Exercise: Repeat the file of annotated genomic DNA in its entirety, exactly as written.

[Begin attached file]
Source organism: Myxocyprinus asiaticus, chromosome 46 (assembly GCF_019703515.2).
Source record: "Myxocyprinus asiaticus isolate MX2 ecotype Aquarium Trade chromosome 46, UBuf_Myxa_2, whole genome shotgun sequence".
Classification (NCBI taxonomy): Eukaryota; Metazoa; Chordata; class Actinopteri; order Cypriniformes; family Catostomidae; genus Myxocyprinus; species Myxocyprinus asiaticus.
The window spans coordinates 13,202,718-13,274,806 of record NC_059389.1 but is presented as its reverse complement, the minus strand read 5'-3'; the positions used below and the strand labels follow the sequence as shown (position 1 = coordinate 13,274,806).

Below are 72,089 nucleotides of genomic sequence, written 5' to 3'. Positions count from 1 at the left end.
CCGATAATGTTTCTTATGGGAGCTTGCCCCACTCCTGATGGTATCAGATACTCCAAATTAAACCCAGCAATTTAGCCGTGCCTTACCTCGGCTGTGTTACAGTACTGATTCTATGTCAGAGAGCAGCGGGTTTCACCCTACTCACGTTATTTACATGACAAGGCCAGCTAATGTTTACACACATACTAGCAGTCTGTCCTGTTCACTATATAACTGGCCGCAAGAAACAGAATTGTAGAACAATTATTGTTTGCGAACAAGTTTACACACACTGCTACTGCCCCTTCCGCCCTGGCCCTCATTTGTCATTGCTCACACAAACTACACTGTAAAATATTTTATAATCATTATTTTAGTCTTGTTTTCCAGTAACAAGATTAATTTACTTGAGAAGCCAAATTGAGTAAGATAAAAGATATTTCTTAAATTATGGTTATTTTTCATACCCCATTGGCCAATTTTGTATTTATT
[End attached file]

Source organism: Myxocyprinus asiaticus, chromosome 46 (assembly GCF_019703515.2).
Source record: "Myxocyprinus asiaticus isolate MX2 ecotype Aquarium Trade chromosome 46, UBuf_Myxa_2, whole genome shotgun sequence".
Classification (NCBI taxonomy): Eukaryota; Metazoa; Chordata; class Actinopteri; order Cypriniformes; family Catostomidae; genus Myxocyprinus; species Myxocyprinus asiaticus.
The window spans coordinates 13,202,718-13,274,806 of record NC_059389.1 but is presented as its reverse complement, the minus strand read 5'-3'; the positions used below and the strand labels follow the sequence as shown (position 1 = coordinate 13,274,806).

Below are 72,089 nucleotides of genomic sequence, written 5' to 3'. Positions count from 1 at the left end.
CCGATAATGTTTCTTATGGGAGCTTGCCCCACTCCTGATGGTATCAGATACTCCAAATTAAACCCAGCAATTTAGCCGTGCCTTACCTCGGCTGTGTTACAGTACTGATTCTATGTCAGAGAGCAGCGGGTTTCACCCTACTCACGTTATTTACATGACAAGGCCAGCTAATGTTTACACACATACTAGCAGTCTGTCCTGTTCACTATATAACTGGCCGCAAGAAACAGAATTGTAGAACAATTATTGTTTGCGAACAAGTTTACACACACTGCTACTGCCCCTTCCGCCCTGGCCCTCATTTGTCATTGCTCACACAAACTACACTGTAAAATATTTTATAATCATTATTTTAGTCTTGTTTTCCAGTAACAAGATTAATTTACTTGAGAAGCCAAATTGAGTAAGATAAAAGATATTTCTTAAATTATGGTTATTTTTCATACCCCATTGGCCAATTTTGTATTTATT